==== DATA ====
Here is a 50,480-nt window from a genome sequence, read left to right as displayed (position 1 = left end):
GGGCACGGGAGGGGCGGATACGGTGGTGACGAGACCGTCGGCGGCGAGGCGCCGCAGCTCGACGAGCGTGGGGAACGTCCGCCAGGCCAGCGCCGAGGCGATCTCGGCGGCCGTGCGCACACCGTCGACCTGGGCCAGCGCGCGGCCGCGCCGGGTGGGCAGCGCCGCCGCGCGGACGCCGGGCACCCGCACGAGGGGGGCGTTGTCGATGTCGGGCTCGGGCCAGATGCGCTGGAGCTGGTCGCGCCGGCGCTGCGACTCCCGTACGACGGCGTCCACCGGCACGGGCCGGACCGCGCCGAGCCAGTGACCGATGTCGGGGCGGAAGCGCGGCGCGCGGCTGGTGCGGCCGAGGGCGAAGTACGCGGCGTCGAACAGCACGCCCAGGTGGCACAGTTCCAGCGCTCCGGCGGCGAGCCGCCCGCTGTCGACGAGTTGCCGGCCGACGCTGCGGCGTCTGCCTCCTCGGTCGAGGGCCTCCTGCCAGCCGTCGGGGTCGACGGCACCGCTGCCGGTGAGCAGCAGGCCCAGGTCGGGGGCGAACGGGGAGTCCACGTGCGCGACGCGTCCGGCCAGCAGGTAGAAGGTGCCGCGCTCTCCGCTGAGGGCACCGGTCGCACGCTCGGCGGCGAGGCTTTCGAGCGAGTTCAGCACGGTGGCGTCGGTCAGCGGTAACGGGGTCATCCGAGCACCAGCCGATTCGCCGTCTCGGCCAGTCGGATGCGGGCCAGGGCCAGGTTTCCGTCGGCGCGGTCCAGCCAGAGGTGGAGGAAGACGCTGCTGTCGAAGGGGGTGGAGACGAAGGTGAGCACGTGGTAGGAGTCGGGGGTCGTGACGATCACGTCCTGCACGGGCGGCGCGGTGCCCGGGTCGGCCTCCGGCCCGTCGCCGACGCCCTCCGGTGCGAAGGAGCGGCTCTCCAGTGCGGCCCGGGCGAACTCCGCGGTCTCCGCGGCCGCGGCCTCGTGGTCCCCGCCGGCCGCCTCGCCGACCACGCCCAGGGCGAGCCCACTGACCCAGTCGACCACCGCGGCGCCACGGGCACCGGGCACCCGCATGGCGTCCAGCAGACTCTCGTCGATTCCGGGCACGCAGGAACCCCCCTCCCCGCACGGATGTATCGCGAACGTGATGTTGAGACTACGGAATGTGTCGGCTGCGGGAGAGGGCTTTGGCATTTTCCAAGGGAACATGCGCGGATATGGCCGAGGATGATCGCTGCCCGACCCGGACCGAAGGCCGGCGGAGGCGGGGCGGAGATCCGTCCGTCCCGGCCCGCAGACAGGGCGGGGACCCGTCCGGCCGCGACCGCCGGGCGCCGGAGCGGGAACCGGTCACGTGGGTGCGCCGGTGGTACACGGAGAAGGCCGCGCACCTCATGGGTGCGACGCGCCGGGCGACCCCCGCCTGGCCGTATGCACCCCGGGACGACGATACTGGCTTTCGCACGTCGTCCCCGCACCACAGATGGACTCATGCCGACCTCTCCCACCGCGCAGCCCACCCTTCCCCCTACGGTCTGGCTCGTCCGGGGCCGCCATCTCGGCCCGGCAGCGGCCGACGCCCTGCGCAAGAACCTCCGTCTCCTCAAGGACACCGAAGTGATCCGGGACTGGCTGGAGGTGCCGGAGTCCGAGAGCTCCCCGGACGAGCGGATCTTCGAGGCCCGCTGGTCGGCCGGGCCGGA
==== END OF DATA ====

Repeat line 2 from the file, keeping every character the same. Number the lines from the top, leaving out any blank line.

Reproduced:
GGGCACGGGAGGGGCGGATACGGTGGTGACGAGACCGTCGGCGGCGAGGCGCCGCAGCTCGACGAGCGTGGGGAACGTCCGCCAGGCCAGCGCCGAGGCGATCTCGGCGGCCGTGCGCACACCGTCGACCTGGGCCAGCGCGCGGCCGCGCCGGGTGGGCAGCGCCGCCGCGCGGACGCCGGGCACCCGCACGAGGGGGGCGTTGTCGATGTCGGGCTCGGGCCAGATGCGCTGGAGCTGGTCGCGCCGGCGCTGCGACTCCCGTACGACGGCGTCCACCGGCACGGGCCGGACCGCGCCGAGCCAGTGACCGATGTCGGGGCGGAAGCGCGGCGCGCGGCTGGTGCGGCCGAGGGCGAAGTACGCGGCGTCGAACAGCACGCCCAGGTGGCACAGTTCCAGCGCTCCGGCGGCGAGCCGCCCGCTGTCGACGAGTTGCCGGCCGACGCTGCGGCGTCTGCCTCCTCGGTCGAGGGCCTCCTGCCAGCCGTCGGGGTCGACGGCACCGCTGCCGGTGAGCAGCAGGCCCAGGTCGGGGGCGAACGGGGAGTCCACGTGCGCGACGCGTCCGGCCAGCAGGTAGAAGGTGCCGCGCTCTCCGCTGAGGGCACCGGTCGCACGCTCGGCGGCGAGGCTTTCGAGCGAGTTCAGCACGGTGGCGTCGGTCAGCGGTAACGGGGTCATCCGAGCACCAGCCGATTCGCCGTCTCGGCCAGTCGGATGCGGGCCAGGGCCAGGTTTCCGTCGGCGCGGTCCAGCCAGAGGTGGAGGAAGACGCTGCTGTCGAAGGGGGTGGAGACGAAGGTGAGCACGTGGTAGGAGTCGGGGGTCGTGACGATCACGTCCTGCACGGGCGGCGCGGTGCCCGGGTCGGCCTCCGGCCCGTCGCCGACGCCCTCCGGTGCGAAGGAGCGGCTCTCCAGTGCGGCCCGGGCGAACTCCGCGGTCTCCGCGGCCGCGGCCTCGTGGTCCCCGCCGGCCGCCTCGCCGACCACGCCCAGGGCGAGCCCACTGACCCAGTCGACCACCGCGGCGCCACGGGCACCGGGCACCCGCATGGCGTCCAGCAGACTCTCGTCGATTCCGGGCACGCAGGAACCCCCCTCCCCGCACGGATGTATCGCGAACGTGATGTTGAGACTACGGAATGTGTCGGCTGCGGGAGAGGGCTTTGGCATTTTCCAAGGGAACATGCGCGGATATGGCCGAGGATGATCGCTGCCCGACCCGGACCGAAGGCCGGCGGAGGCGGGGCGGAGATCCGTCCGTCCCGGCCCGCAGACAGGGCGGGGACCCGTCCGGCCGCGACCGCCGGGCGCCGGAGCGGGAACCGGTCACGTGGGTGCGCCGGTGGTACACGGAGAAGGCCGCGCACCTCATGGGTGCGACGCGCCGGGCGACCCCCGCCTGGCCGTATGCACCCCGGGACGACGATACTGGCTTTCGCACGTCGTCCCCGCACCACAGATGGACTCATGCCGACCTCTCCCACCGCGCAGCCCACCCTTCCCCCTACGGTCTGGCTCGTCCGGGGCCGCCATCTCGGCCCGGCAGCGGCCGACGCCCTGCGCAAGAACCTCCGTCTCCTCAAGGACACCGAAGTGATCCGGGACTGGCTGGAGGTGCCGGAGTCCGAGAGCTCCCCGGACGAGCGGATCTTCGAGGCCCGCTGGTCGGCCGGGCCGGA